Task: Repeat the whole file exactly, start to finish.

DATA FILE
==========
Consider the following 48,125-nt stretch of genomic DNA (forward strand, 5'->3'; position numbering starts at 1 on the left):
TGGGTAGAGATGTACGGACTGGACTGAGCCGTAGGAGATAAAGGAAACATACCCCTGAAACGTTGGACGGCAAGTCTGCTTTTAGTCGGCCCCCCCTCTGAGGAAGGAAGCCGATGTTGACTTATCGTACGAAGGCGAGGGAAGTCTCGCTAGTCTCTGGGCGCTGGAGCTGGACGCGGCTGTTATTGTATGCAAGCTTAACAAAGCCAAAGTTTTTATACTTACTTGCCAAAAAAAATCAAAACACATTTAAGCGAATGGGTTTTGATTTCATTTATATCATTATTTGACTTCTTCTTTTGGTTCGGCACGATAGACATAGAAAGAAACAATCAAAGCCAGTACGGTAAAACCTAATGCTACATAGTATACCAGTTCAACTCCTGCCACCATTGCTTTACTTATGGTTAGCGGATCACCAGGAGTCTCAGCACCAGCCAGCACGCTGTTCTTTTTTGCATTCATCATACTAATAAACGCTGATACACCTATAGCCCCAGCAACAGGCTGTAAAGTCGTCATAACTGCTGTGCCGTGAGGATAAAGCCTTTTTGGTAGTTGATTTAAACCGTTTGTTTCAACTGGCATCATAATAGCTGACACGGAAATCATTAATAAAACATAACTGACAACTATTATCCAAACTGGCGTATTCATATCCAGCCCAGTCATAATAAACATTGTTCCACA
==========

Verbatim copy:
Consider the following 48,125-nt stretch of genomic DNA (forward strand, 5'->3'; position numbering starts at 1 on the left):
TGGGTAGAGATGTACGGACTGGACTGAGCCGTAGGAGATAAAGGAAACATACCCCTGAAACGTTGGACGGCAAGTCTGCTTTTAGTCGGCCCCCCCTCTGAGGAAGGAAGCCGATGTTGACTTATCGTACGAAGGCGAGGGAAGTCTCGCTAGTCTCTGGGCGCTGGAGCTGGACGCGGCTGTTATTGTATGCAAGCTTAACAAAGCCAAAGTTTTTATACTTACTTGCCAAAAAAAATCAAAACACATTTAAGCGAATGGGTTTTGATTTCATTTATATCATTATTTGACTTCTTCTTTTGGTTCGGCACGATAGACATAGAAAGAAACAATCAAAGCCAGTACGGTAAAACCTAATGCTACATAGTATACCAGTTCAACTCCTGCCACCATTGCTTTACTTATGGTTAGCGGATCACCAGGAGTCTCAGCACCAGCCAGCACGCTGTTCTTTTTTGCATTCATCATACTAATAAACGCTGATACACCTATAGCCCCAGCAACAGGCTGTAAAGTCGTCATAACTGCTGTGCCGTGAGGATAAAGCCTTTTTGGTAGTTGATTTAAACCGTTTGTTTCAACTGGCATCATAATAGCTGACACGGAAATCATTAATAAAACATAACTGACAACTATTATCCAAACTGGCGTATTCATATCCAGCCCAGTCATAATAAACATTGTTCCACA